How To Survive The New Nomad Economy
How can real estate agents, investors and businesses survive in the new nomad economy?
The world has changed, and continues to change. While statistics show that many people still crave their traditional, suburban American Dream with a spacious single-family home, there is a rapidly growing population of location independent digital nomads out there. This pool isn’t even near tipping point yet, but when it hits, there will be a noticeable separation between the results of those real estate professionals and companies that were prepared, and the rest.
Real estate investors shouldn’t be confused about who these “nomads” are. It is a group of highly intelligent, tech savvy, high income earning, professionals who just don’t feel they should be permanently tied down to one spot – especially when that spot is high rent zones like Silicon Valley or Manhattan. Their group includes some of the brightest minds in every industry, and there are even billionaires in the mix. While this might be a trend that is dominated by Gen. Y, there are plenty of Gen. X members on the road, and a growing number of boomers that will be joining this nomadic society. This big question is this: how can real estate investors retain the business of these individuals?
While many landlords are currently focused on attracting and developing long term tenants, others have found great rewards in offering month-to-month leases. This doesn’t mean individuals won’t stay longer, but there are many advantages of them for both sides. This includes flexibility, reduced risk, higher spreads, and less time bogged down in junk paperwork.
Nomadic professionals love extended-stay housing. It can provide them a home base for several months or longer, and often provides more of what they want than an apartment they need to furnish.
While fractional ownership is still a fringe concept in the U.S., it is one of the most popular ways to invest in real estate around the world. It can provide buyers all the benefits of homeownership, a vacation home, and investing in real estate, but with a fraction of the risk, liability, holding costs and hassle. This is perhaps most akin to what U.S. investors are familiar with in turnkey rentals, but with a given amount of time to stay each year. Professional management and non-resource loans can make it even better.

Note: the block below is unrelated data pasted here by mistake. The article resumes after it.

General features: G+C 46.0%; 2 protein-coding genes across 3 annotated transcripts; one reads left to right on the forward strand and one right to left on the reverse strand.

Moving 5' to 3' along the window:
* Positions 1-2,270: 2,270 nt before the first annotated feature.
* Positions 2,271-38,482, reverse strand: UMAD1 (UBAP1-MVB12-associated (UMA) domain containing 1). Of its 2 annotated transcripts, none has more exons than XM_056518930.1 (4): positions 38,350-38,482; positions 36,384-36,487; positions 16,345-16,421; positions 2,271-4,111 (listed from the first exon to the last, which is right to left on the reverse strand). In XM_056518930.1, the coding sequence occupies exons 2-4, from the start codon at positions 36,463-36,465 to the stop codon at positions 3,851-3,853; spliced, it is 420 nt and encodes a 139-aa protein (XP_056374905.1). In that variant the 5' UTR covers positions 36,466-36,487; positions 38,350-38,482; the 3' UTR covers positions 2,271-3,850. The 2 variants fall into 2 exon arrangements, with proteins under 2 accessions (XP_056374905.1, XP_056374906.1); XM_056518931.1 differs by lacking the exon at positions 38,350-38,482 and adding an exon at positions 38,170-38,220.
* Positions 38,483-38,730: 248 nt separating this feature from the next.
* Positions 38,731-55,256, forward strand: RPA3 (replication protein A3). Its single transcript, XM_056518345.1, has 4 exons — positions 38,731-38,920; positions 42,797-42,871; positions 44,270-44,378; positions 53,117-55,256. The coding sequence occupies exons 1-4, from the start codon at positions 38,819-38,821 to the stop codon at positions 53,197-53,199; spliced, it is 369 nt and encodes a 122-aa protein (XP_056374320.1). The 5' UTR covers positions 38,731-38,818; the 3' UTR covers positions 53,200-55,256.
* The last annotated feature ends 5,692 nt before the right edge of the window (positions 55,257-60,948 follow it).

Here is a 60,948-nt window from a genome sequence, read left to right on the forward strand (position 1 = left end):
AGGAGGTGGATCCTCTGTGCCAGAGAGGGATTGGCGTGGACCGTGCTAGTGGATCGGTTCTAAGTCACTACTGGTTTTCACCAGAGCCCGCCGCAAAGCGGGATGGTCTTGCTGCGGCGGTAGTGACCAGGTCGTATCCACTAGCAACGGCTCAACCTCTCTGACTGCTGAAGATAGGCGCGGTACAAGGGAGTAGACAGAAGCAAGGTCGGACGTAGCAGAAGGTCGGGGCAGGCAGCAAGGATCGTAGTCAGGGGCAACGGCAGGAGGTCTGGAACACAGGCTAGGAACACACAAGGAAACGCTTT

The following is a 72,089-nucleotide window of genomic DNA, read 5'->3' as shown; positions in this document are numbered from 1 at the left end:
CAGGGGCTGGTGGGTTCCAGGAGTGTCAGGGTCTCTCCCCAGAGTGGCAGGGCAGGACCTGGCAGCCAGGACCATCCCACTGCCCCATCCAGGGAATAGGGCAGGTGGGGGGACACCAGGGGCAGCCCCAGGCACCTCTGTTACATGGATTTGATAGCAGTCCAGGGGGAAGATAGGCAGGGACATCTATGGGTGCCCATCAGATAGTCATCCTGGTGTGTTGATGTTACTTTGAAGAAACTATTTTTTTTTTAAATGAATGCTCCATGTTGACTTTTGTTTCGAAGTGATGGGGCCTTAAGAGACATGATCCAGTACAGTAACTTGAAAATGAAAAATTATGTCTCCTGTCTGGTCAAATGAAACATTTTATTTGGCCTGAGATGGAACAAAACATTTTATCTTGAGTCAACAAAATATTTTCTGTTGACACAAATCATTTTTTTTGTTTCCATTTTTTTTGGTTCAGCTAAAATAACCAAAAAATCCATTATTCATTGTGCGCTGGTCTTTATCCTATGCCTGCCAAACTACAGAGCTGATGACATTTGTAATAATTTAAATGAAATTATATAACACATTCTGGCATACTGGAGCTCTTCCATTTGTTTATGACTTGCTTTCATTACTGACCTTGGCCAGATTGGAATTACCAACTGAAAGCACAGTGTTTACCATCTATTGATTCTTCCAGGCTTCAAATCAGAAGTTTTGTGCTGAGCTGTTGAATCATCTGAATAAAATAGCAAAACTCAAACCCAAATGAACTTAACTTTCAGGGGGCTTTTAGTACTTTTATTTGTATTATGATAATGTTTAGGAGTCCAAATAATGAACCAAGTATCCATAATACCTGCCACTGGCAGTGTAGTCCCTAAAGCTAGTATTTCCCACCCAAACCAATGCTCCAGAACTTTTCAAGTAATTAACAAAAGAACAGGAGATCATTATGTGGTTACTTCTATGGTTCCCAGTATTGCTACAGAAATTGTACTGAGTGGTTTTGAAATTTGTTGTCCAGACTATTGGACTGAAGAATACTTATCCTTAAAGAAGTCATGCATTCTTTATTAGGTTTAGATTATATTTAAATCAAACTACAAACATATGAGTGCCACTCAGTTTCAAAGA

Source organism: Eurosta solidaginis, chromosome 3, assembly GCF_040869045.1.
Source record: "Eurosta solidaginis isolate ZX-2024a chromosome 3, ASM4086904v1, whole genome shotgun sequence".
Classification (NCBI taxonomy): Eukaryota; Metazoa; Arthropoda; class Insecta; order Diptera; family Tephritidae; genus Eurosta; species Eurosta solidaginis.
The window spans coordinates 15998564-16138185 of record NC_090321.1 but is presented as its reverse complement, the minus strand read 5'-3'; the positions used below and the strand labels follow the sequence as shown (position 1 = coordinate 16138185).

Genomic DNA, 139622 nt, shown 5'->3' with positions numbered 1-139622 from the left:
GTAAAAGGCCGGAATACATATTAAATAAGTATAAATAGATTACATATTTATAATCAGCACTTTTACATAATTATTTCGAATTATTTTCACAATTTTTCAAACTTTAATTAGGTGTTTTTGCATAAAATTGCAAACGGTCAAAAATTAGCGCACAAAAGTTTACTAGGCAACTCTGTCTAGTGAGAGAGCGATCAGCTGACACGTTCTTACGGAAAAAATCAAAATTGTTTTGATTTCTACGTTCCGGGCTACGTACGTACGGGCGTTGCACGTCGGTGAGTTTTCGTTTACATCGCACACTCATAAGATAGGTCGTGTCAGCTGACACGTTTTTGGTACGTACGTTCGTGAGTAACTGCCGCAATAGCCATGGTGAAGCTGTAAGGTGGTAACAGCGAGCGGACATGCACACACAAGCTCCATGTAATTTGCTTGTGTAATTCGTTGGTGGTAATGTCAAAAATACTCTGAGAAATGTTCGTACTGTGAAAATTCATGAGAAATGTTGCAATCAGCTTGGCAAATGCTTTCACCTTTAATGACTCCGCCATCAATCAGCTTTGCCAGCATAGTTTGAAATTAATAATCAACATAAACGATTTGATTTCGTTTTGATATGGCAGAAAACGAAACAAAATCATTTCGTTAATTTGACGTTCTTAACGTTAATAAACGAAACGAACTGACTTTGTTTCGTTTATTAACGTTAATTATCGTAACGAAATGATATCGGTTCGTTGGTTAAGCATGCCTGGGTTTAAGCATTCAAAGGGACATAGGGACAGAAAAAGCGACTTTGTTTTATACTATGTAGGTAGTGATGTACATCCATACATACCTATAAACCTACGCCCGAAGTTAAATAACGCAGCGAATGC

Adding more concierge services to all of the above can be a great way to stand out and differentiate yourself from the competition. Piecing together a menu of optional services could also provide real estate companies, agents and investors many new relationships and referral streams. This could include everything from dog walking and pet sitting, to personal shopping, cars and drivers, personal trainers, maid service, technology and appliance and bike rentals, and more.
While this may be a new niche concept for many U.S. investors, hostels could be ideal for serving this growing group. There is plenty of space to innovate and update in this realm.
If there is one thing that nomadic professionals cannot afford to compromise or sacrifice on, it is high speed internet. The faster and more reliable the internet you can install, the better. In fact, this could be one of your best-selling features.
Aligned Marketing Channels
For those real estate professionals and companies that would like to embrace this section of the market, reach out through the channels these individuals are looking for housing on. This might include travel sites like Airbnb, travel forums, Craigslist, and collaborating with local chambers of commerce and travel agents.
Who knows; offering these services to others now might better prepare you for your own nomadic adventure without having to put off the perks and rewards of real estate investment.